Art Shanty Project 2017

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Art Shanty Projects 2017 (photo courtesy of Lindsay Cameron)

I might have mentioned this before, but one of my favorite annual events celebrating two of the great stereotypes of Minnesota, our winters and our quirky artistic side, is the Art Shanty Projects. Back in 2014, it was the first adventure that I wrote about for this blog and I continued the tradition with my fiancee this year. Each year sets up a community of immersive shanties on the ice of a metro area lake – White Bear Lake for the past several lakes – always a new and unique  experience to explore, though some favorites remain beloved standards.

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Dance Shanty! (photo courtesy of Lindsay Cameron

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View of the Shanty’s from the top of the Welcome Shanty, with Lindsay

 

 

 

 

 

 

 

 

Last year, unseasonably warm temperatures beached the shanty’s on our visit, but this year we got to explore it on the ice. This year’s unseasonable temperatures, though, made it a bit of a slippery affair, the warmth having melted a layer that subsequently refrozen when conditions dropped under freezing. Lindsay still hasn’t mastered the art of walking on ice yet, but we shuffled our way from ice shanty to ice shanty, taking in the interesting and inspired interactive activities. Dancing in the Dance Shanty, making our voices known in the Justice Shack (very topical), and time traveling with the Sci-Fi Book Club’s spaceship shanty, among others. I particularly liked the Vehicle of Expression, which gives you a chance to warm up in a converted bus and contribute some writing to notebooks from various genres, along with a storytime. With some colder weather this week (and maybe snow?) this weekend is the last chance to check out the artwork before next winter, though the chillier temps have not come in time to keep the shanties on the ice, so this weekend they will be on the shore of the lake at White Bear Lake County Park.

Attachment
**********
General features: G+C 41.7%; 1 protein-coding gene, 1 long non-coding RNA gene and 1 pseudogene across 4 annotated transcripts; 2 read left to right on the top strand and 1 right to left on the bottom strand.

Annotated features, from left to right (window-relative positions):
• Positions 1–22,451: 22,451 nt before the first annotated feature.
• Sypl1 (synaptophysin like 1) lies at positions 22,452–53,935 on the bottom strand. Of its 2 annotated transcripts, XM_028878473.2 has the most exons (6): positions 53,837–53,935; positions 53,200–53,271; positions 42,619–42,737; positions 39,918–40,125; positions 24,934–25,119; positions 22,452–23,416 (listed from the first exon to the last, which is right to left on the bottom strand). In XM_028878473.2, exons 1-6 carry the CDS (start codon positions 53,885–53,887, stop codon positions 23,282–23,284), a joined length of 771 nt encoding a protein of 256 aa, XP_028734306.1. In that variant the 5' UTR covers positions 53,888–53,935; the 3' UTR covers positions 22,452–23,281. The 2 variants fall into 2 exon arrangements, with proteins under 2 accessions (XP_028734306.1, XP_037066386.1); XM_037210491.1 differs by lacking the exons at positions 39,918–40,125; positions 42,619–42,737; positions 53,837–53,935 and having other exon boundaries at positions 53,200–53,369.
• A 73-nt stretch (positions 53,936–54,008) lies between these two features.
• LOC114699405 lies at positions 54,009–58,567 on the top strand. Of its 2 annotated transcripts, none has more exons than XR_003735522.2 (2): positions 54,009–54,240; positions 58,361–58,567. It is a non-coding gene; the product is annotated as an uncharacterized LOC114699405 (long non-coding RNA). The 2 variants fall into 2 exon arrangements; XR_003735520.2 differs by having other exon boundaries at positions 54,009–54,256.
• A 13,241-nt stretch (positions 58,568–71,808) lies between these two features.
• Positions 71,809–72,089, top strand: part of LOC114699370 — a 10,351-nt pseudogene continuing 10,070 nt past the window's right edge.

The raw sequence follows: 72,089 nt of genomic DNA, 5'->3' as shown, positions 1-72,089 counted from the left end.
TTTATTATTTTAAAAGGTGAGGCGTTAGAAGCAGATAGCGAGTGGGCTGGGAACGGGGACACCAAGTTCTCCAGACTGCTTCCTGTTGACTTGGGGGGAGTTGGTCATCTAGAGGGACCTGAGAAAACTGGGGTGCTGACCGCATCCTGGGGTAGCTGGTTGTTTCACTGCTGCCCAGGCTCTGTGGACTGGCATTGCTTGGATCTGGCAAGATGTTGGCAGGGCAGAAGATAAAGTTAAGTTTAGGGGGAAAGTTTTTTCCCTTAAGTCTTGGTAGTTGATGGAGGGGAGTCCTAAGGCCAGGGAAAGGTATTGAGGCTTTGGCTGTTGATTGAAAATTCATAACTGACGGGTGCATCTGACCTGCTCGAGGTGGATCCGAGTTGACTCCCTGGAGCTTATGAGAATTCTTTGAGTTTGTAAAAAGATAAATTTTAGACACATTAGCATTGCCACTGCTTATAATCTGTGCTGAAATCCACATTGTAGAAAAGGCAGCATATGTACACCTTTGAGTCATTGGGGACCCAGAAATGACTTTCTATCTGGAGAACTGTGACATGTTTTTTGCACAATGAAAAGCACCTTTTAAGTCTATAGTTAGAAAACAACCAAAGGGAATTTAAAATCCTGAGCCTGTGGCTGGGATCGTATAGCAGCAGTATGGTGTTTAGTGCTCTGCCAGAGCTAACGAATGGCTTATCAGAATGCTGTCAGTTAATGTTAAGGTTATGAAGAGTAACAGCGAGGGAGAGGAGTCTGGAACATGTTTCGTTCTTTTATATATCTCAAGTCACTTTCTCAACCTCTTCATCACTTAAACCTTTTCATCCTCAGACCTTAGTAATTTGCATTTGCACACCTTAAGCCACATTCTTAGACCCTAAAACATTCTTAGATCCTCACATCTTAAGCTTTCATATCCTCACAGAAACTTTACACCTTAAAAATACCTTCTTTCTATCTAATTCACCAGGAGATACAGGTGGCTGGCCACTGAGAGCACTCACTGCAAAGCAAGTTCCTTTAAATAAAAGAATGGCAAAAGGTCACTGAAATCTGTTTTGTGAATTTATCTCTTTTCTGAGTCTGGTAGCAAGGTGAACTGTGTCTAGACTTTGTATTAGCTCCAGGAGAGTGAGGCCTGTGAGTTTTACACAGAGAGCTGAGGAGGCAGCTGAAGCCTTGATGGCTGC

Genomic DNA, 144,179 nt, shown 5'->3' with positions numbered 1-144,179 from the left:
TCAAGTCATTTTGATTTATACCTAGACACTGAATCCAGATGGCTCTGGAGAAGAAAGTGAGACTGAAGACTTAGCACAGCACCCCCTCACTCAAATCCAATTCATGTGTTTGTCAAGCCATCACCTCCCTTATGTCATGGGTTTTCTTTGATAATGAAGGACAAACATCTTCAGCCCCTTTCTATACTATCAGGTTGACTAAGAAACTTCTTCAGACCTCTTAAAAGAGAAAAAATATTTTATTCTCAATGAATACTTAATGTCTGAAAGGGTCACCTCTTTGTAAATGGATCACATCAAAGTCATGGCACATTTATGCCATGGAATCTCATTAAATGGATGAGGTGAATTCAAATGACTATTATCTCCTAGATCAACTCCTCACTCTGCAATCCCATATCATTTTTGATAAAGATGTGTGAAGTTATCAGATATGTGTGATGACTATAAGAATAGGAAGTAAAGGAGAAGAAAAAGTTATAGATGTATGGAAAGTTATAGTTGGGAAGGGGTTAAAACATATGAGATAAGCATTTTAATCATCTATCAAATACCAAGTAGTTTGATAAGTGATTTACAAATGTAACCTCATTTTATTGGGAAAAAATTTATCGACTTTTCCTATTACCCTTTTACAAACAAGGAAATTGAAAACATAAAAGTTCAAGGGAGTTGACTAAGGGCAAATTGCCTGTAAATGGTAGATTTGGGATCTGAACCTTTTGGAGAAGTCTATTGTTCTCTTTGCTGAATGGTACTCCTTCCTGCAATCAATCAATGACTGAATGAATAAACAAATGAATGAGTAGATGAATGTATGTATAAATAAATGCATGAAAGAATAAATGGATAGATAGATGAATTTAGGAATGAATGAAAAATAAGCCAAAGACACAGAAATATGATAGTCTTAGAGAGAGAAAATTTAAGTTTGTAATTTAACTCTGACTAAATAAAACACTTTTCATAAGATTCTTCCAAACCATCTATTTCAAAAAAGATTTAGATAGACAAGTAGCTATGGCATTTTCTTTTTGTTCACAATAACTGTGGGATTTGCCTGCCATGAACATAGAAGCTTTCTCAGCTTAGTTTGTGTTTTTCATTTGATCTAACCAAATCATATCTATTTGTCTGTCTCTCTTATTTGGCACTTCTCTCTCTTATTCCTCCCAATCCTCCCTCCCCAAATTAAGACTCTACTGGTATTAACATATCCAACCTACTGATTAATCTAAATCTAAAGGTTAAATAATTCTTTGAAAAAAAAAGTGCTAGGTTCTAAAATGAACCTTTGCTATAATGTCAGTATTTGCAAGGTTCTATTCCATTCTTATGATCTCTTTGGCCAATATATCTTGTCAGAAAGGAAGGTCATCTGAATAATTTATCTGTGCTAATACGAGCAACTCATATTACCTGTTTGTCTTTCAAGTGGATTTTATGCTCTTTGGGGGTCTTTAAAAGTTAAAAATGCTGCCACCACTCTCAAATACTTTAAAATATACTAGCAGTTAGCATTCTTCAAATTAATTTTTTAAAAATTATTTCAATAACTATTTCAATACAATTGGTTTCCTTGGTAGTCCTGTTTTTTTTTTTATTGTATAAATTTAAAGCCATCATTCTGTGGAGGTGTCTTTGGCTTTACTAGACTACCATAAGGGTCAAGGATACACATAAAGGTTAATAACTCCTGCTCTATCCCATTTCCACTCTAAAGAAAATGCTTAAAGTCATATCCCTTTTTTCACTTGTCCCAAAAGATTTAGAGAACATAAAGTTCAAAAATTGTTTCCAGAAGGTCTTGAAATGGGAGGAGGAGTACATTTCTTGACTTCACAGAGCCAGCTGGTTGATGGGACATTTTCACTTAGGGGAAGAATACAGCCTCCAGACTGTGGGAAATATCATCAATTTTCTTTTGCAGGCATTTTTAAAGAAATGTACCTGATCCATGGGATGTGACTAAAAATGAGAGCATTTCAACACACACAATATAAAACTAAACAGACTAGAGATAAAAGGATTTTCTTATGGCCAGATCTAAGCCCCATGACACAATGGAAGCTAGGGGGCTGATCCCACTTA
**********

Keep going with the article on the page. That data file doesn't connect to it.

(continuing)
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Slippery ice (photo courtesy of Lindsay Cameron)

 

Tryorama: Grown Up Club